Sdaschner/asciiblog. Git Large File Storage. Visionmedia/git-extras. Setting Up a GitHub Repository Using NetBeans IDE. Dberkholz: New GitHub repos per year,... Git Internals PDF Open Sourced. Bonita BPM 6.x on GitHub « Bonita open source BPM community blog. Git Koans. Inspired by Vim Koans.
Vim Koans: Silence A Python programmer handed her ~/.gitconfig to Master Git. Among the many lines were the following: [alias] ; Explicit is better than implicit. Master Git nodded. Master Git pulled down the latest changes on master and automatically merged them with the programmer’s changes. Rebasing Merge Commits in Git. I’m one of the devs here at Envato, and this is my first post to the Notes blog.
Learn Git Branching. Formation CoffeeScript. « Mais ?
Why does git-rebase give me merge conflicts when all I'm doing is squashing commits. How to Read GIT Repository Using Java APIs. GIT is a source code control system created by Linus and others for managing Linux kernel development.
It becomes one of the most popular version control systems especially in the open source community. Most developers use command line or the plugins to IDEs like Eclipse, NetBeans. I think even Microsoft VisualStudio has add-on for connecting to GIT, but I haven’t checked it. If you want more control or integrate GIT with your application, you can use Java APIs (or APIs in other programming languages) connecting to GIT repositories as well. One of the Java implementations is the JGit APIs which is now a project under the Eclipse foundation. As I said many times, APIs are views to the products which are models (think MVC). Once that is clear, let’s move on to a sample which read the content of a file in the HEAD revision. This entry was posted in Software Development and tagged Git, java, vSphere API.
Must Have Git Aliases: Advanced Examples - be present now. Over the course of a few years I piled up a long list of git aliases.
This post will assume you know what aliases are and you have defined a few for yourself. I rely on many of them dozens of times a day. And maybe some have slipped your radar. Maybe you've never thought you could do some of these useful things with an alias. Let me show you some of the cool things you can do. You can add all the examples below to the [alias] section of your .gitconfig. To acquire the full list of my aliases you can check out my .gitconfig on Github. Explore your history, the commits and the code Shorten and beautify your log command because you will use it a lot. List commits in short form, with colors and branch/tag annotations. Git Attitude : formations Git qualitatives et sympathiques. Git pull] drm-next. On Sun, 29 Mar 2009, Dave Airlie wrote: > > My plans from now on are just to send you non-linear trees, whenever I > merge a patch into my next tree thats when it stays in there, I'll pull > Eric's tree directly into my tree and then I'll send the results, I > thought we cared about a clean merge history but as I said without some > document in the kernel tree I've up until now had no real idea what you > wanted.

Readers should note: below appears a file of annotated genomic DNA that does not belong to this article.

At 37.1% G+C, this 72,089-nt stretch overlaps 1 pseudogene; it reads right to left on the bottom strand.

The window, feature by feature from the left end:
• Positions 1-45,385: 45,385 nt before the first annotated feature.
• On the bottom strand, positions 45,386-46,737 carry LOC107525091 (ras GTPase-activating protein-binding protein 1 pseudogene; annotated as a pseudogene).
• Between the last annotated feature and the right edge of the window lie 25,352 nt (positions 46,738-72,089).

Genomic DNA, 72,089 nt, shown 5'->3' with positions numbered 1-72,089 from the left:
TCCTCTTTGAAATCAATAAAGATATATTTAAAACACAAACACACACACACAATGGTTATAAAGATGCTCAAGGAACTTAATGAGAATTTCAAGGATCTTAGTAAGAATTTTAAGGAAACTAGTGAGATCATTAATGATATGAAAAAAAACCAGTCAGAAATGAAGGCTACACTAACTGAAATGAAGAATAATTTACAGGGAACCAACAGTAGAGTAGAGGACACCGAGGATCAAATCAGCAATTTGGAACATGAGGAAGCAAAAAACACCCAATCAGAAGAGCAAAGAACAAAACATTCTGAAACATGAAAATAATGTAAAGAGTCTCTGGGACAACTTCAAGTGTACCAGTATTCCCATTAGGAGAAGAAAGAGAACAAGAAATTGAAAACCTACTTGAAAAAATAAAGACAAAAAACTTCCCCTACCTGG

I want clean history, but that really means (a) clean and (b) history. People can (and probably should) rebase their _private_ trees (their own work). That's a _cleanup_. But never other peoples code. That's a "destroy history" So the history part is fairly easy. Git-annex. Subtree merging and you. 04 Oct 2008 If you’re using Git, you’re probably aware of submodules.
They’re useful when you want to integrate and track another Git repository into your own. But there are two other options at your disposal. The first one is to simply merge the other repository. This works fine as long as there are no conflicting files, but chances are there already are or will be in the future, which makes this option not too useful. This is where the subtree merge strategy comes in. Here’s how you set it up. Git. One of the things I didn't touch on at all in the book is the git rerere functionality.
This also came up recently during one of my trainings, and I realize that a lot of people probably could use this, so I wanted to let you all now about it. The git rerere functionality is a bit of a hidden feature (Git actually has a lot of cool hidden features, if you haven't figured that out yet). The name stands for "reuse recorded resolution" and as the name implies, it allows you to ask Git to remember how you've resolved a hunk conflict so that the next time it sees the same conflict, Git can automatically resolve it for you. There are a number of scenarios in which this functionality might be really handy. One of the examples that is mentioned in the documentation is if you want to make sure a long lived topic branch will merge cleanly but don't want to have a bunch of intermediate merge commits. To enable the rerere functionality, you simply have to run this config setting: